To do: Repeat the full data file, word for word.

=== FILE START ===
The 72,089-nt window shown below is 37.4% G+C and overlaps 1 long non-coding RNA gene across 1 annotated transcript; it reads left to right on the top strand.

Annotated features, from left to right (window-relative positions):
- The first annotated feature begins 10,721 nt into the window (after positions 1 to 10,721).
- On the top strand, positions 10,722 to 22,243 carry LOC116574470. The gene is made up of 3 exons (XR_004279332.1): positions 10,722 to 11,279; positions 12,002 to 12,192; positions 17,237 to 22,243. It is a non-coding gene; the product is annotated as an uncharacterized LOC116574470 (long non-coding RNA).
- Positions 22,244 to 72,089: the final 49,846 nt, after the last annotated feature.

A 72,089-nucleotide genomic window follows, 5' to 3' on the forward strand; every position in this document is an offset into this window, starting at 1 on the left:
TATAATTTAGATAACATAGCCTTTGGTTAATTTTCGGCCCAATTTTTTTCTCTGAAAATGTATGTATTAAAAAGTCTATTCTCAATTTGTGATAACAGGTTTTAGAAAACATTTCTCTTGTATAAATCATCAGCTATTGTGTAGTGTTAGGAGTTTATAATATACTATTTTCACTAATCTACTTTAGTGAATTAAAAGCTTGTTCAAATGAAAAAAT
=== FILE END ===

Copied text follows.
The 72,089-nt window shown below is 37.4% G+C and overlaps 1 long non-coding RNA gene across 1 annotated transcript; it reads left to right on the top strand.

Annotated features, from left to right (window-relative positions):
- The first annotated feature begins 10,721 nt into the window (after positions 1 to 10,721).
- On the top strand, positions 10,722 to 22,243 carry LOC116574470. The gene is made up of 3 exons (XR_004279332.1): positions 10,722 to 11,279; positions 12,002 to 12,192; positions 17,237 to 22,243. It is a non-coding gene; the product is annotated as an uncharacterized LOC116574470 (long non-coding RNA).
- Positions 22,244 to 72,089: the final 49,846 nt, after the last annotated feature.

A 72,089-nucleotide genomic window follows, 5' to 3' on the forward strand; every position in this document is an offset into this window, starting at 1 on the left:
TATAATTTAGATAACATAGCCTTTGGTTAATTTTCGGCCCAATTTTTTTCTCTGAAAATGTATGTATTAAAAAGTCTATTCTCAATTTGTGATAACAGGTTTTAGAAAACATTTCTCTTGTATAAATCATCAGCTATTGTGTAGTGTTAGGAGTTTATAATATACTATTTTCACTAATCTACTTTAGTGAATTAAAAGCTTGTTCAAATGAAAAAAT